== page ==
Estimates of the total number of Swahili speakers vary widely, from 50 million to over 100 million. Swahili serves as a national language of three nations: Tanzania, Kenya, and the Democratic Republic of the Congo. Shikomor, the official language in Comoros and also spoken in Mayotte (Shimaore), is related to Swahili. Swahili is also one of the working languages of the African Union and officially recognized as the commonly spoken language of the East African Community.
A significant fraction of Swahili vocabulary is derived from Arabic through contact with Arabic-speaking Muslim inhabitants of the Swahili Coast. The word Swahili has its roots in the Arabic word Sahel or coast. Badli sha no doubt must have its etymological roots in Arabic. The Muslim influence in East Africa is pronounced. Somalia, one of the largest country on the coast of East Africa is almost hundred percent Muslim. Kenya also has a significant Muslim population. Barrak Hussein Obama, the father of former President Barrak Obama was a Muslim hailing from Kenya. Obama visited his Kenyan family as a senator and later as President.
There are a number of mosques in Nairobi. The Jamia Masjid is located on Banda Street, Nairobi, in the Central Business District. It is one of the most prominent Islamic religious structures in the country. It was founded and first built by Syed Maulana Abdullah Shah between the year 1902 and 1906. The Mosque has since been extended since its original construction.
The word of greeting in Swahili is Hujambo or just Jambo. Another common greeting is Habari gani. If you want to be extra polite you can say Shikamo, which literally means “I hold your feet.” This greeting is for your elders. Young children will often mutter Shikamo under their breath when you walk by. The reply to Shikamo is Marahaba. Literally translated to something like “I am delighted, I don’t get that every day.” Marahaba, now doesn’t that sound familiar? Asnate is thank you. I think this was the title of a song sung by Nazia and Zohaib and before I sign off remember the Safari film Hatari. It means danger or snake. I don’t have a clue if it has its roots in Arabic or is it just a native African word.
There is an acute shortage of water in Islamabad and hardly anybody is paying attention to this growing problem. In Sector G14/4 for instance there is no piped water and every house has sunk a well to draw this precious commodity from underground aquifers. The subsurface water is decreasing at a very fast rate. Underground water is not being recharged as fast as it is being depleted and often no water is found even at the depth of 300 feet. People constructing houses end up sinking more than one bore at exorbitant expense ranging from Rs. 750 to Rs. 1000 per foot. The cost of sinking a well can cost in excess of Rs one hundred thousand. Most of the people living in the fast expanding sprawl have already stopped drinking water supplied by the Capital Development Authority (CDA). Bottled water is the norm. Islamabad today has a population of roughly two million people – a fourfold increase in the last few decades. The civic authorities are supposed to provide the essential utilities like electricity, water and security to the denizens of Islamabad. Like many other cities of Pakistan this obligation to the citizens has been abdicated by the city managers. The shortage of electricity is covered through generators or inverters, most commonly known as Uninterrupted Power Suppliers (UPS), private security guards provide protection to those, who can afford and almost everyone tries to dig a well in his or her home because the municipal water supply is uncertain or too little.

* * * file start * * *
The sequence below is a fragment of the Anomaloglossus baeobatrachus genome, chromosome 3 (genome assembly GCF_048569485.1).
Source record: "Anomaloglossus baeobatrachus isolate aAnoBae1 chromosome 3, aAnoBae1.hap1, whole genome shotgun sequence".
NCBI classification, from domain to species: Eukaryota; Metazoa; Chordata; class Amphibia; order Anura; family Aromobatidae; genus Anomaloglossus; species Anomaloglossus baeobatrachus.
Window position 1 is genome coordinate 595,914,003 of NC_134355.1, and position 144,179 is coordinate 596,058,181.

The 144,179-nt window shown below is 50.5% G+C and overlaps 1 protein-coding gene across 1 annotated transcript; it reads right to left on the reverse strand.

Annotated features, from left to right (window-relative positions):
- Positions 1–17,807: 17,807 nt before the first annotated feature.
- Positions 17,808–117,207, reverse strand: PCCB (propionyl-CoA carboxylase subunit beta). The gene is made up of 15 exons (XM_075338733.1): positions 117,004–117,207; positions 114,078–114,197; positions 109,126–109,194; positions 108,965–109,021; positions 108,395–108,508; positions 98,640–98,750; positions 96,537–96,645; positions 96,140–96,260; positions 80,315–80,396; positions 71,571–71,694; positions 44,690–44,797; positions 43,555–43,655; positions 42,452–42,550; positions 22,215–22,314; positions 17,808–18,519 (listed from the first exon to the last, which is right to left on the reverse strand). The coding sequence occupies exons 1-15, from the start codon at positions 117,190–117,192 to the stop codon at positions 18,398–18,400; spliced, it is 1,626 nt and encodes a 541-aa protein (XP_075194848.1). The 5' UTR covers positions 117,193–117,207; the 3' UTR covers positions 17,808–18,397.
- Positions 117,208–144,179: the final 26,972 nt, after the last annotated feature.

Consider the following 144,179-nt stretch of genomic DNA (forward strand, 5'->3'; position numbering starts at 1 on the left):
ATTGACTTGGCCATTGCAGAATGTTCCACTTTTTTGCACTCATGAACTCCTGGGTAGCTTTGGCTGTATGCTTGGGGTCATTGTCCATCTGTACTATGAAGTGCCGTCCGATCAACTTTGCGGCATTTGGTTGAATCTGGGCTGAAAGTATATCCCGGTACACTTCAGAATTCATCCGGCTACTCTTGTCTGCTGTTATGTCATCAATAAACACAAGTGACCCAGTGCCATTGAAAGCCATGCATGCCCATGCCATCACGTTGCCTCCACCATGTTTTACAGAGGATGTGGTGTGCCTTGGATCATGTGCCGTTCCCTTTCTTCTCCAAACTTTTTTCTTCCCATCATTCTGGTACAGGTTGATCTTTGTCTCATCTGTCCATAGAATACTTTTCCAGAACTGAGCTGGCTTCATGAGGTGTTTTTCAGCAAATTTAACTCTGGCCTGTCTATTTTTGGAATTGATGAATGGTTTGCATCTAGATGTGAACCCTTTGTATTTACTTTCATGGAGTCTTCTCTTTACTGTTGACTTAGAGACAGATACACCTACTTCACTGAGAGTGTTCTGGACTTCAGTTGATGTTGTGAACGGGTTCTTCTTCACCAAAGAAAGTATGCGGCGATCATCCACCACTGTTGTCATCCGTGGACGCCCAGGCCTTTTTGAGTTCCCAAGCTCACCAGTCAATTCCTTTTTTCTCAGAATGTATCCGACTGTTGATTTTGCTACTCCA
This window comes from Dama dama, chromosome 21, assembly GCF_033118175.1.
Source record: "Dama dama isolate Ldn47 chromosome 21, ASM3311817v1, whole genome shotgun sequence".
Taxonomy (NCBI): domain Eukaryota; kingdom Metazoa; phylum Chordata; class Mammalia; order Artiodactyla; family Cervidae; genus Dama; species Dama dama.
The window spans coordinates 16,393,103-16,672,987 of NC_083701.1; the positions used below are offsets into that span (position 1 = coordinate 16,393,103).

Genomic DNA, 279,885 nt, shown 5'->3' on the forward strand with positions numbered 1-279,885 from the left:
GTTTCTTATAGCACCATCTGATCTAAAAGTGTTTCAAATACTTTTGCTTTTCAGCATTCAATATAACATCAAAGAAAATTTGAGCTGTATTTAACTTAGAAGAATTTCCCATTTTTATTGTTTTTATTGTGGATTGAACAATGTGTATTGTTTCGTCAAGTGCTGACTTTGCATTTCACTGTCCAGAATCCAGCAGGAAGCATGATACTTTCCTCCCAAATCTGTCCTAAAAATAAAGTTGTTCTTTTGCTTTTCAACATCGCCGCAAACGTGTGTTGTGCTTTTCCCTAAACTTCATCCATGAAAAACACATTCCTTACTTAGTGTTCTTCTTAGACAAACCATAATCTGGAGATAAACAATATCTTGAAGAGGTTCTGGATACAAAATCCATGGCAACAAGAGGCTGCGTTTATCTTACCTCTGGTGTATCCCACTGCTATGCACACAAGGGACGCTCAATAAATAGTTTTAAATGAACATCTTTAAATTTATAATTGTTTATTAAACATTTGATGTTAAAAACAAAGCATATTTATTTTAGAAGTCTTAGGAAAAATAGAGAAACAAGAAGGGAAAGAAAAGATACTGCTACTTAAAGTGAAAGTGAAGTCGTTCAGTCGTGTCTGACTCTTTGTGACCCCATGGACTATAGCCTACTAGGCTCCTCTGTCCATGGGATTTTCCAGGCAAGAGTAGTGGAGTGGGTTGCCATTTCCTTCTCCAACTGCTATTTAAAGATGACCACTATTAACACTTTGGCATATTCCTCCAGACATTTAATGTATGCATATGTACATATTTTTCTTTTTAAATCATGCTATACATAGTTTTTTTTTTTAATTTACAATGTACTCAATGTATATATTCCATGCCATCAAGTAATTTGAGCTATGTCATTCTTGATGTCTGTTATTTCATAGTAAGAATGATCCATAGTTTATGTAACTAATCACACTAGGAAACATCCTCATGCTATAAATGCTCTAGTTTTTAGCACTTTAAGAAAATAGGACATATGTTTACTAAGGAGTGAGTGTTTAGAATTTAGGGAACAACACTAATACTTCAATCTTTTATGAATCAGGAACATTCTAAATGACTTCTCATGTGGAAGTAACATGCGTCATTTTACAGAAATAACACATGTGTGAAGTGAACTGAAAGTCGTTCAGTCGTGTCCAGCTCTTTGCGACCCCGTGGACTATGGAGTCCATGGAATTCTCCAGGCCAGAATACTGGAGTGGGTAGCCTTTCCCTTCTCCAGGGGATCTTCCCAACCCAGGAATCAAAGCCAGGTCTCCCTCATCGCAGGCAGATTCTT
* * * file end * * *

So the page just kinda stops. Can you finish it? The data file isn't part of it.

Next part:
Recently a protest launched by the common people to highlight the shortage of water to the Mayor of the city but no one knows if this led any fruitful solutions. According to water experts the designed capacity of the available water resources for Islamabad is around 107 million gallons per day (mg/d). The major source of surface water is Simly dam. Groundwater is obtained from tube wells installed in the National Park area. Spring water is diverted from springs located at Saidpur, Nurpur and Shahdra-hills. These calculations discount the wells that everyone is sinks in one’s home. Water shortage to urban households is also being made up by water tankers that sell water at their own price that vary from Rs 1000 to 1200. There is no regulation on this private supply of water.
Unregulated water tankers must be brought under the law and so should the practice of boring wells for households. This will dry up aquifers and ground will rapidly sink causing a huge ecological disaster. However, stopping this practice will not be the solution for those needing regular water supply. The growing population of Islamabad needs water and new and dependable sources need to be discovered to keep the citizens supplied of this urgent commodity. Hot weather and frequent droughts will only exacerbate this situation.